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3,000 doctors face licence checks

GMC launches investigation following fake psychiatrist case

Mark Gould

Monday, 19 November 2018

Some 3,000 foreign doctors in the UK are being urgently checked following revelations that a woman practised psychiatry for 22 years without any qualifications.

New Zealander Zholia Alemi falsely claimed to have a medical degree from Auckland University when she registered in the UK in 1995. But she had actually dropped out of medical school in her first year.

The General Medical Council (GMC) said Alemi was allowed to join the UK medical register under a section of the Medical Act which has not been in force since 2003. The act meant medical school graduates from Commonwealth countries like New Zealand were allowed to join the register on the basis of the qualification they obtained at home.

They did not have to pass the standard Professional and Linguistic Assessment Board exam that other foreign doctors who want to work in the UK must sit. Some 3,000 doctors who registered for a licence under the same scheme are now being checked by the GMC.

The GMC has apologised for its "inadequate" checks in the 1990s and said it was sorry for "any risk arising to patients as a result" and that it was confident its current processes are "far stronger". And it has created a web page with advice for anyone who is concerned that they were treated by Alemi. It urges anyone who was treated by her to contact the GP surgery, hospital or clinic where they received treatment.

Alemi was jailed for fraud in October after she faked a dementia patient's will in an attempt to inherit her £1.3m estate. Now, following an investigation by the News and Star newspaper in Cumbria, a review has been triggered. The licences of potentially thousands of doctors are being looked at.

When registering in the UK in 1995, Alemi claimed to have a medical degree from the University of Auckland - which she did not have. But her false medical qualification was only discovered after she was convicted of fraud and theft in October 2018 after taking advantage of a vulnerable patient.

Alemi, who was working as a consultant psychiatrist for a dementia service in west Cumbria at the time, redrafted the patient's will and fraudulently applied for power of attorney.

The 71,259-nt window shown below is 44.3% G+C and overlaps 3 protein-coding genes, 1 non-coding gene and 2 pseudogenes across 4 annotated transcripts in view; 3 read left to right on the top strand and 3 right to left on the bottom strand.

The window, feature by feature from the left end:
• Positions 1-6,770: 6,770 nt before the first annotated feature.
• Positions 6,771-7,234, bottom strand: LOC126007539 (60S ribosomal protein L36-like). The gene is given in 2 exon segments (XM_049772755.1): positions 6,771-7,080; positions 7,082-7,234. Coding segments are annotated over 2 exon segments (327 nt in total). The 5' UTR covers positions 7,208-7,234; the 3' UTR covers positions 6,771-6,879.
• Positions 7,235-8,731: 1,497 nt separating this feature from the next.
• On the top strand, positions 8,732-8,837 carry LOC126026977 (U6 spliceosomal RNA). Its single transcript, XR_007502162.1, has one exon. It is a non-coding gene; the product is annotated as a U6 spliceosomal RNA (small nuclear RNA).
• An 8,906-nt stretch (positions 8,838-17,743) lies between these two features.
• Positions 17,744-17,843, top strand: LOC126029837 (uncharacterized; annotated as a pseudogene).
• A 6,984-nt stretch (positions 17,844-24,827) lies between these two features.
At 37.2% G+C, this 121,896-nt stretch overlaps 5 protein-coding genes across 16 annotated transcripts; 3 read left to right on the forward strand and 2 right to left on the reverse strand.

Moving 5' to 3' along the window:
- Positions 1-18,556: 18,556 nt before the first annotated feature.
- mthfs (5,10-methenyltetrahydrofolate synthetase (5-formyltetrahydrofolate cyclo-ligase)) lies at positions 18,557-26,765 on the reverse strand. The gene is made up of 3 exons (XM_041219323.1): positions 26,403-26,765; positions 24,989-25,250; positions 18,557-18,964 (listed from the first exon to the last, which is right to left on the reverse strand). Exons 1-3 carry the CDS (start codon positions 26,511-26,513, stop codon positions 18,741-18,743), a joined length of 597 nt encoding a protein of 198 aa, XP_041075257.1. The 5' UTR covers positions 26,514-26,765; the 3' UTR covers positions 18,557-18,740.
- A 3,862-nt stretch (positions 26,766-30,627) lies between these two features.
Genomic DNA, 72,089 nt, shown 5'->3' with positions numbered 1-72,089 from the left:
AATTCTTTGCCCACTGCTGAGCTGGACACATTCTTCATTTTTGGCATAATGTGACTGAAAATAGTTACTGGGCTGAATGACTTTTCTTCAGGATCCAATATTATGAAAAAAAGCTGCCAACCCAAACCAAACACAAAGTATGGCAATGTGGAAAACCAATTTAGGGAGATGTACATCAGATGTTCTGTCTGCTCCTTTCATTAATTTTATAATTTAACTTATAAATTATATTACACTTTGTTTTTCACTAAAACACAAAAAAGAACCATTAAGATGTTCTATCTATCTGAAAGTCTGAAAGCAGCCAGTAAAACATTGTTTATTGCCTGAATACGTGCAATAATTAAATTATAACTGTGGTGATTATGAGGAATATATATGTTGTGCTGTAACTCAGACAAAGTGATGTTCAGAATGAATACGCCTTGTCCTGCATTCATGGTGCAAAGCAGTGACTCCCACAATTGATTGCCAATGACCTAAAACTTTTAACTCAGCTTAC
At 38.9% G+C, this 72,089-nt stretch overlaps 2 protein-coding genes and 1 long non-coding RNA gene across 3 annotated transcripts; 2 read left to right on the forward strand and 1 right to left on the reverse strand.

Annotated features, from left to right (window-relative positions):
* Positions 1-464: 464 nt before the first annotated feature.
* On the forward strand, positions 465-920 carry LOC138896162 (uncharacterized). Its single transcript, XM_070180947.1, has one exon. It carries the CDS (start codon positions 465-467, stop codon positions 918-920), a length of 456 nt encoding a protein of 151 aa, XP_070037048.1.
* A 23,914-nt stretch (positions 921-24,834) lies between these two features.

She denied the charges but was found guilty at Carlisle Crown Court and jailed for five years. Alemi lost her job after being arrested in 2016 and was suspended by the medical tribunal service in June 2017.

The GMC's chief executive Charlie Massey said in a statement: “We recently became aware that Zholia Alemi used a fraudulent qualification to join the medical register in 1995 and worked as a doctor until June 2017. These are serious issues and we are investigating them urgently to understand how this happened. We have brought this to the attention of police and other agencies, including NHS England, so that they may also take any necessary action to support patients and answer any questions they may have.

“Our processes are far stronger now, with rigorous testing in place to ensure those joining the register are fit to work in the UK. It is clear that in this case the steps taken in the 1990s were inadequate and we apologise for any risk arising to patients as a result. We are confident that, 23 years on, our systems are robust and would identify any fraudulent attempt to join the medical register.

“Patients deserve good care from appropriately qualified professionals and place a great deal of trust in doctors. To exploit that trust and the respected name of the profession is abhorrent.”

A Department of Health and Social Care spokeswoman said: "As the organisation responsible for regulating doctors, we expect the GMC to investigate how this criminal was able to register as a doctor and put measures in place to make sure it can't happen again."

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